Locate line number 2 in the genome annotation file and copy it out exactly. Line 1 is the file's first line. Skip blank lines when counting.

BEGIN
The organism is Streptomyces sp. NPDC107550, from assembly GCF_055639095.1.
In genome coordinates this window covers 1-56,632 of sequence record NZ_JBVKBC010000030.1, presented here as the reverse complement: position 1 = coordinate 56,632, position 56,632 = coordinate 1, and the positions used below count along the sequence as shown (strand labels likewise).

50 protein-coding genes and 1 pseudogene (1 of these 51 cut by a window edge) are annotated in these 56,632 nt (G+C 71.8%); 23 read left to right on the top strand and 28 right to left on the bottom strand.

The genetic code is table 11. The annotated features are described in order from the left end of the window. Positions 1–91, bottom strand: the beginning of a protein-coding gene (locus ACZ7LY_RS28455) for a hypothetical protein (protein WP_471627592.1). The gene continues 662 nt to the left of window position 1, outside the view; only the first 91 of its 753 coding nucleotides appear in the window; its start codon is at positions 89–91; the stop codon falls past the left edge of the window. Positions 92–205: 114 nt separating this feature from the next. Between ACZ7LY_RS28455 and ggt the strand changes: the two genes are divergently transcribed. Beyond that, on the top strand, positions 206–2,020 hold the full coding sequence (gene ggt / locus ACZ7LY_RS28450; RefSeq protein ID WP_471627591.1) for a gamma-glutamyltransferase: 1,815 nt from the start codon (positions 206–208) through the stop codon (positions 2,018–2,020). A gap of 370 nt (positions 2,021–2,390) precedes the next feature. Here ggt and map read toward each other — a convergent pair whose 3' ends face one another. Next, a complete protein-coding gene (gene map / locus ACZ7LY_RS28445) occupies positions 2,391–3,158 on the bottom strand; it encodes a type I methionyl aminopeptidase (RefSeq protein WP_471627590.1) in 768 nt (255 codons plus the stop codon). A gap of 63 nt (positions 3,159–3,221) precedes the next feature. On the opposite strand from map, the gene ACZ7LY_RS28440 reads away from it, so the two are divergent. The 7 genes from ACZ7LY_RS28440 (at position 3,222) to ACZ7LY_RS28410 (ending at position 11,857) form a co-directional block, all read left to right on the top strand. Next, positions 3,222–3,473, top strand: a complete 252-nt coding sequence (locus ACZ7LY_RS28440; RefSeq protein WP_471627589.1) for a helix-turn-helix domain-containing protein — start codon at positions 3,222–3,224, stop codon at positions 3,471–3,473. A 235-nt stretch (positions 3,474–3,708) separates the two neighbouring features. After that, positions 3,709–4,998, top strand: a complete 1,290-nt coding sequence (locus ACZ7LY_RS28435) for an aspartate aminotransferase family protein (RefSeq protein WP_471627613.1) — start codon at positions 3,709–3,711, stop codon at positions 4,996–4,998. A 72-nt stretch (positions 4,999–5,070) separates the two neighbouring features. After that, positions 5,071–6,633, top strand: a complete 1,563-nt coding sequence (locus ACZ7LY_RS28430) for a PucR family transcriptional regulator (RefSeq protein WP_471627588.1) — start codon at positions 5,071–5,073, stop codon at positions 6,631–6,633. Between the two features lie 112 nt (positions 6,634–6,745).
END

In genome coordinates this window covers 1-56,632 of sequence record NZ_JBVKBC010000030.1, presented here as the reverse complement: position 1 = coordinate 56,632, position 56,632 = coordinate 1, and the positions used below count along the sequence as shown (strand labels likewise).